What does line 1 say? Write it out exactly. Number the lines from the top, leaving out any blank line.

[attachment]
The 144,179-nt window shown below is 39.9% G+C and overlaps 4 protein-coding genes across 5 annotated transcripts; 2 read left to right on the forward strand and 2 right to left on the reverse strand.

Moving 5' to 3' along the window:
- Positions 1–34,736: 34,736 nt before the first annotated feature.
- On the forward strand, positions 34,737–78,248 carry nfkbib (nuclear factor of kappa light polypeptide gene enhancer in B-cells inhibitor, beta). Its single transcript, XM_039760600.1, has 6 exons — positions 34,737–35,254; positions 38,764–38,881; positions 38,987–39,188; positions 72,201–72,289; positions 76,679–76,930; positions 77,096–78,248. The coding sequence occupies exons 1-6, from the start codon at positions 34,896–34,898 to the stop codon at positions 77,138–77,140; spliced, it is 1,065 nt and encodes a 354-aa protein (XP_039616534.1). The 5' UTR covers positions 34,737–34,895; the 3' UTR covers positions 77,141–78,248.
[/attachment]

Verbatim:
The 144,179-nt window shown below is 39.9% G+C and overlaps 4 protein-coding genes across 5 annotated transcripts; 2 read left to right on the forward strand and 2 right to left on the reverse strand.